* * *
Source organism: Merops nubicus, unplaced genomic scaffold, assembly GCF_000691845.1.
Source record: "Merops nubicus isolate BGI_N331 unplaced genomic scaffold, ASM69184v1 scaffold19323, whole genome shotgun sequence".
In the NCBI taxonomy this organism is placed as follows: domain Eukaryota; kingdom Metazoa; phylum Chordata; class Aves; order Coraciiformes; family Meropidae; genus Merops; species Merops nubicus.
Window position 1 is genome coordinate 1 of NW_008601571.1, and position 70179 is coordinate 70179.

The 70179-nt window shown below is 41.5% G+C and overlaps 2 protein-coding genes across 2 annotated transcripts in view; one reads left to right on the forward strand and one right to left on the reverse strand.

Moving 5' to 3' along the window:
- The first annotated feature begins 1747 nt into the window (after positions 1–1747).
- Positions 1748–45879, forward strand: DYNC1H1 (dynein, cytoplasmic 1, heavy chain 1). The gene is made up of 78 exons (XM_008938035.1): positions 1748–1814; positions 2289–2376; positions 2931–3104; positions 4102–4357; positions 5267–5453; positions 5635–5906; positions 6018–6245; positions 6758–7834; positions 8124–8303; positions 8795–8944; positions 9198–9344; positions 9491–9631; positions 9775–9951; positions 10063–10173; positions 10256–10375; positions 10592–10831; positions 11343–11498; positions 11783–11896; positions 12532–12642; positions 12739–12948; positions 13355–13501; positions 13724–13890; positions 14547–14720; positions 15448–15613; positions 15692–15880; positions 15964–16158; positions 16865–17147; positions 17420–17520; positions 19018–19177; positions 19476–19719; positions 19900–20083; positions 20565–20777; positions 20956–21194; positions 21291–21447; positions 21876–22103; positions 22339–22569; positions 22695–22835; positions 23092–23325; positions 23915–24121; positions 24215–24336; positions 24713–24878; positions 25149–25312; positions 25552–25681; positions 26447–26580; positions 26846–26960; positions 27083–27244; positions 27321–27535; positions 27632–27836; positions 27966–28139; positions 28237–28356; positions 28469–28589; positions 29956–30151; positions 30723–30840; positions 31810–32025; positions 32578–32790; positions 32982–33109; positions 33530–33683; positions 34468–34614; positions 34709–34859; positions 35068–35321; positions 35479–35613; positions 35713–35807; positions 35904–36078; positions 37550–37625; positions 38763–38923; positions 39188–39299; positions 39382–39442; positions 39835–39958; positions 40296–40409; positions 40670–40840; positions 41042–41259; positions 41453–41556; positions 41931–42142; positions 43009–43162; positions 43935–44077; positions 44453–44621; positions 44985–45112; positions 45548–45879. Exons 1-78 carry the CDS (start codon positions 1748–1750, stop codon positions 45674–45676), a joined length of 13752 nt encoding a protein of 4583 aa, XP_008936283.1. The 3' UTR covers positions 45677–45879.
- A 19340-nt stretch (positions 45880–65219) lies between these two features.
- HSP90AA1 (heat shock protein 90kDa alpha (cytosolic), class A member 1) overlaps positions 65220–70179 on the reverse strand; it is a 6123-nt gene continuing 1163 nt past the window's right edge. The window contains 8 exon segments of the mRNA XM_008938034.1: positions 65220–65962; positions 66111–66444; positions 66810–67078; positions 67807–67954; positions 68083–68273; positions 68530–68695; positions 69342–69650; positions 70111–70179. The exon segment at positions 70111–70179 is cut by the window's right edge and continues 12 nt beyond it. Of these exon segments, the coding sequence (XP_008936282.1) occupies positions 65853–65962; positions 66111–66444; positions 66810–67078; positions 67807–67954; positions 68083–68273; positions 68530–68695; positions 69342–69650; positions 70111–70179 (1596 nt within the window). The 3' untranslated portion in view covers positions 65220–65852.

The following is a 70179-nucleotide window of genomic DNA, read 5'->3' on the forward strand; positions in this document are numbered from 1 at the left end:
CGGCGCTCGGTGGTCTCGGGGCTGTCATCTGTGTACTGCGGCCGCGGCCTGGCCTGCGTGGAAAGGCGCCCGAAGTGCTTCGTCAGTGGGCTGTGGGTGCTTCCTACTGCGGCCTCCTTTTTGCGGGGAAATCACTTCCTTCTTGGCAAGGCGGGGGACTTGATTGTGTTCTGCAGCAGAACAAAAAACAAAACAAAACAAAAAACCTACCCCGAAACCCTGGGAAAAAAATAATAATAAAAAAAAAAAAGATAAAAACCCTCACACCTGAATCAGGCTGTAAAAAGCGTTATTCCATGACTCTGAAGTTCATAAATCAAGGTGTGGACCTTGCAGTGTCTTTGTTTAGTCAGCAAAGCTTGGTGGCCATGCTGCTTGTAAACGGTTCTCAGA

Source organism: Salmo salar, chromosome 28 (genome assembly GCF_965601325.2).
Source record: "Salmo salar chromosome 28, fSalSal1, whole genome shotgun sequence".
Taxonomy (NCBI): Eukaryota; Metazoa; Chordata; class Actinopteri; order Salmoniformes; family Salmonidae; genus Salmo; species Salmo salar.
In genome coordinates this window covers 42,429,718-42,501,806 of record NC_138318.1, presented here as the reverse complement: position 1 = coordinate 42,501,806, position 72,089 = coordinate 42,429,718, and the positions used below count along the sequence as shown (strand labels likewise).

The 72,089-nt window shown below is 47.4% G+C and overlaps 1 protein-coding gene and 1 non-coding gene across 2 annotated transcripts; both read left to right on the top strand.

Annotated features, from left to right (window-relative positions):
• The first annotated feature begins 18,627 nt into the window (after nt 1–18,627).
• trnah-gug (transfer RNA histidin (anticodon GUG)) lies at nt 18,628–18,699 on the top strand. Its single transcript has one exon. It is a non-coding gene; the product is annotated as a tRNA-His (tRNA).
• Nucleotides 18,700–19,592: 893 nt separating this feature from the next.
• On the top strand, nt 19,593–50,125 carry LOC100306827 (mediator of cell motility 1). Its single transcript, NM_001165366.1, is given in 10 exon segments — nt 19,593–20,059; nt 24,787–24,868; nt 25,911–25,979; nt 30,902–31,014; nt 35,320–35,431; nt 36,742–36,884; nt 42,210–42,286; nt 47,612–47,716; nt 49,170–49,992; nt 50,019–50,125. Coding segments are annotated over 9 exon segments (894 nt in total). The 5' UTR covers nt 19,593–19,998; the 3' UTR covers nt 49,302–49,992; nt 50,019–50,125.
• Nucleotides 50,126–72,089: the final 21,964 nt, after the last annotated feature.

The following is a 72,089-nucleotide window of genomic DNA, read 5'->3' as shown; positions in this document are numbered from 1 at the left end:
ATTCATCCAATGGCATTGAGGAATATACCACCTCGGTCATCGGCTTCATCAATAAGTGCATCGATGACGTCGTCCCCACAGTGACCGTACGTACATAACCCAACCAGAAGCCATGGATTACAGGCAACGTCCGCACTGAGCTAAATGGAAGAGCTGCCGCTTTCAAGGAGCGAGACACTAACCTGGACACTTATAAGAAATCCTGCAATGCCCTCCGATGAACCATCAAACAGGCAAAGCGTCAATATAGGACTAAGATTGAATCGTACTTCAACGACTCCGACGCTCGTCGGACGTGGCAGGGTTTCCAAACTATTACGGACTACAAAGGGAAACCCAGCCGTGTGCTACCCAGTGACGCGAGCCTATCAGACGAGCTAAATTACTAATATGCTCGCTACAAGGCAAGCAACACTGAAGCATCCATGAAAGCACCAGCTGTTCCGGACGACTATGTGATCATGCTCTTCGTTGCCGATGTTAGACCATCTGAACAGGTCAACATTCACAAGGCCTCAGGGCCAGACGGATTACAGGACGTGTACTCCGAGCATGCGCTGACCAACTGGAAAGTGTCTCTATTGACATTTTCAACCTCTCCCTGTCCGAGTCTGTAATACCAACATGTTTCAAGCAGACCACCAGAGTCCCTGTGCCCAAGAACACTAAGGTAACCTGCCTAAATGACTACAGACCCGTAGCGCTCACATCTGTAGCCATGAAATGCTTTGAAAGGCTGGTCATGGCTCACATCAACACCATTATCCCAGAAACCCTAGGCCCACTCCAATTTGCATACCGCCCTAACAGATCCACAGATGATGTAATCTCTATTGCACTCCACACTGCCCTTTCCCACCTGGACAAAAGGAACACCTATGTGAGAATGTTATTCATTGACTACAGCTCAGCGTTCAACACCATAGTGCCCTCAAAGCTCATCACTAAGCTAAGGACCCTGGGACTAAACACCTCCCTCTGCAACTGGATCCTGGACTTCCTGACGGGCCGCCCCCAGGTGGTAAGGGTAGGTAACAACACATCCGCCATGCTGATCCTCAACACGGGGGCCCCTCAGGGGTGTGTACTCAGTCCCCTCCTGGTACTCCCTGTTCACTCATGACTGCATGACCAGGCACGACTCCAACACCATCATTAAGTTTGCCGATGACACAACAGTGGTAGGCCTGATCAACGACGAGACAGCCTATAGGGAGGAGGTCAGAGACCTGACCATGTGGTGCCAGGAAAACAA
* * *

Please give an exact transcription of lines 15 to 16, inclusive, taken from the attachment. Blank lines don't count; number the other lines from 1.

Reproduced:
Taxonomy (NCBI): Eukaryota; Metazoa; Chordata; class Actinopteri; order Salmoniformes; family Salmonidae; genus Salmo; species Salmo salar.
In genome coordinates this window covers 42,429,718-42,501,806 of record NC_138318.1, presented here as the reverse complement: position 1 = coordinate 42,501,806, position 72,089 = coordinate 42,429,718, and the positions used below count along the sequence as shown (strand labels likewise).